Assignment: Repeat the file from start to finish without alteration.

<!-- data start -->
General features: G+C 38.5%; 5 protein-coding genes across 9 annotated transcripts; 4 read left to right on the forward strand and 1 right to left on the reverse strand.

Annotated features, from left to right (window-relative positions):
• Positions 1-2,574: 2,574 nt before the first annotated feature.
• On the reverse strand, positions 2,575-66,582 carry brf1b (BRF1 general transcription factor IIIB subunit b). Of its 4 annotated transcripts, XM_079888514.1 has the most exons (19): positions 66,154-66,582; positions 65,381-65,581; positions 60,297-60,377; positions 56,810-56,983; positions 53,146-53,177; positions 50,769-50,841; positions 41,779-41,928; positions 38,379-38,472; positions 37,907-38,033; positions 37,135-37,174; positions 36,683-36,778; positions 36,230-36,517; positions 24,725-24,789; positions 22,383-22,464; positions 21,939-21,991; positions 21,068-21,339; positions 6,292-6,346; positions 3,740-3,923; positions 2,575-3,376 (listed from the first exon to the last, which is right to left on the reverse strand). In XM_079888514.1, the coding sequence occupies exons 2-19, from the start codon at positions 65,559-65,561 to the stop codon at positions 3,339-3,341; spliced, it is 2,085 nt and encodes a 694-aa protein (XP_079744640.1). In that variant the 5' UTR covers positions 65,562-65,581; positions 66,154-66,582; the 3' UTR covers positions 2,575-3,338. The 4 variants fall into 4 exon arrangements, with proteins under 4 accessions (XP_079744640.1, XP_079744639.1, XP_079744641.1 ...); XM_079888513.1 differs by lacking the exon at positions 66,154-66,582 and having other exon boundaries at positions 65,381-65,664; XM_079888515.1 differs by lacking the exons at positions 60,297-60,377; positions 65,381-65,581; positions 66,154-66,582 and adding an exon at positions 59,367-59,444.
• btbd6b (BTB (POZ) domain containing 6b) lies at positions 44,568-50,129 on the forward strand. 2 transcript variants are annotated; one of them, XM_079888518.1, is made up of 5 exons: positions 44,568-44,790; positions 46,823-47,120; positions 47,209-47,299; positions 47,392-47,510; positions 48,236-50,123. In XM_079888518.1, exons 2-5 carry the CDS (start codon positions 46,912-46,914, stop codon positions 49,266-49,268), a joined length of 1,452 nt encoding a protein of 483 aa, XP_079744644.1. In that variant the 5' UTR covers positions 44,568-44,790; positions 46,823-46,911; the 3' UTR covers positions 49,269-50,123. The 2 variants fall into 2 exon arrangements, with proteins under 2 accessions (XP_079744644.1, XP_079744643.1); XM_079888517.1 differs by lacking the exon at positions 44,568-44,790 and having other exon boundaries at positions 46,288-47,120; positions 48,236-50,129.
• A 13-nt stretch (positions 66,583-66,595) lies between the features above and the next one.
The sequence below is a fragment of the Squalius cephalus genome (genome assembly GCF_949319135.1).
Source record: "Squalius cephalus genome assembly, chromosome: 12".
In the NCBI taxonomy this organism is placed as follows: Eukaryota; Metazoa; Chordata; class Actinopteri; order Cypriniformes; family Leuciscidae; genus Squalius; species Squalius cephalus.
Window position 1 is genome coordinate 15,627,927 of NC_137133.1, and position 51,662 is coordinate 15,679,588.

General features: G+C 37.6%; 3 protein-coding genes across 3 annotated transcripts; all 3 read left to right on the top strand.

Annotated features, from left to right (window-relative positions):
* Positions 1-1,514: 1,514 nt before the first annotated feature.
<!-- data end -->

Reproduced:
General features: G+C 38.5%; 5 protein-coding genes across 9 annotated transcripts; 4 read left to right on the forward strand and 1 right to left on the reverse strand.

Annotated features, from left to right (window-relative positions):
• Positions 1-2,574: 2,574 nt before the first annotated feature.
• On the reverse strand, positions 2,575-66,582 carry brf1b (BRF1 general transcription factor IIIB subunit b). Of its 4 annotated transcripts, XM_079888514.1 has the most exons (19): positions 66,154-66,582; positions 65,381-65,581; positions 60,297-60,377; positions 56,810-56,983; positions 53,146-53,177; positions 50,769-50,841; positions 41,779-41,928; positions 38,379-38,472; positions 37,907-38,033; positions 37,135-37,174; positions 36,683-36,778; positions 36,230-36,517; positions 24,725-24,789; positions 22,383-22,464; positions 21,939-21,991; positions 21,068-21,339; positions 6,292-6,346; positions 3,740-3,923; positions 2,575-3,376 (listed from the first exon to the last, which is right to left on the reverse strand). In XM_079888514.1, the coding sequence occupies exons 2-19, from the start codon at positions 65,559-65,561 to the stop codon at positions 3,339-3,341; spliced, it is 2,085 nt and encodes a 694-aa protein (XP_079744640.1). In that variant the 5' UTR covers positions 65,562-65,581; positions 66,154-66,582; the 3' UTR covers positions 2,575-3,338. The 4 variants fall into 4 exon arrangements, with proteins under 4 accessions (XP_079744640.1, XP_079744639.1, XP_079744641.1 ...); XM_079888513.1 differs by lacking the exon at positions 66,154-66,582 and having other exon boundaries at positions 65,381-65,664; XM_079888515.1 differs by lacking the exons at positions 60,297-60,377; positions 65,381-65,581; positions 66,154-66,582 and adding an exon at positions 59,367-59,444.
• btbd6b (BTB (POZ) domain containing 6b) lies at positions 44,568-50,129 on the forward strand. 2 transcript variants are annotated; one of them, XM_079888518.1, is made up of 5 exons: positions 44,568-44,790; positions 46,823-47,120; positions 47,209-47,299; positions 47,392-47,510; positions 48,236-50,123. In XM_079888518.1, exons 2-5 carry the CDS (start codon positions 46,912-46,914, stop codon positions 49,266-49,268), a joined length of 1,452 nt encoding a protein of 483 aa, XP_079744644.1. In that variant the 5' UTR covers positions 44,568-44,790; positions 46,823-46,911; the 3' UTR covers positions 49,269-50,123. The 2 variants fall into 2 exon arrangements, with proteins under 2 accessions (XP_079744644.1, XP_079744643.1); XM_079888517.1 differs by lacking the exon at positions 44,568-44,790 and having other exon boundaries at positions 46,288-47,120; positions 48,236-50,129.
• A 13-nt stretch (positions 66,583-66,595) lies between the features above and the next one.
The sequence below is a fragment of the Squalius cephalus genome (genome assembly GCF_949319135.1).
Source record: "Squalius cephalus genome assembly, chromosome: 12".
In the NCBI taxonomy this organism is placed as follows: Eukaryota; Metazoa; Chordata; class Actinopteri; order Cypriniformes; family Leuciscidae; genus Squalius; species Squalius cephalus.
Window position 1 is genome coordinate 15,627,927 of NC_137133.1, and position 51,662 is coordinate 15,679,588.

General features: G+C 37.6%; 3 protein-coding genes across 3 annotated transcripts; all 3 read left to right on the top strand.

Annotated features, from left to right (window-relative positions):
* Positions 1-1,514: 1,514 nt before the first annotated feature.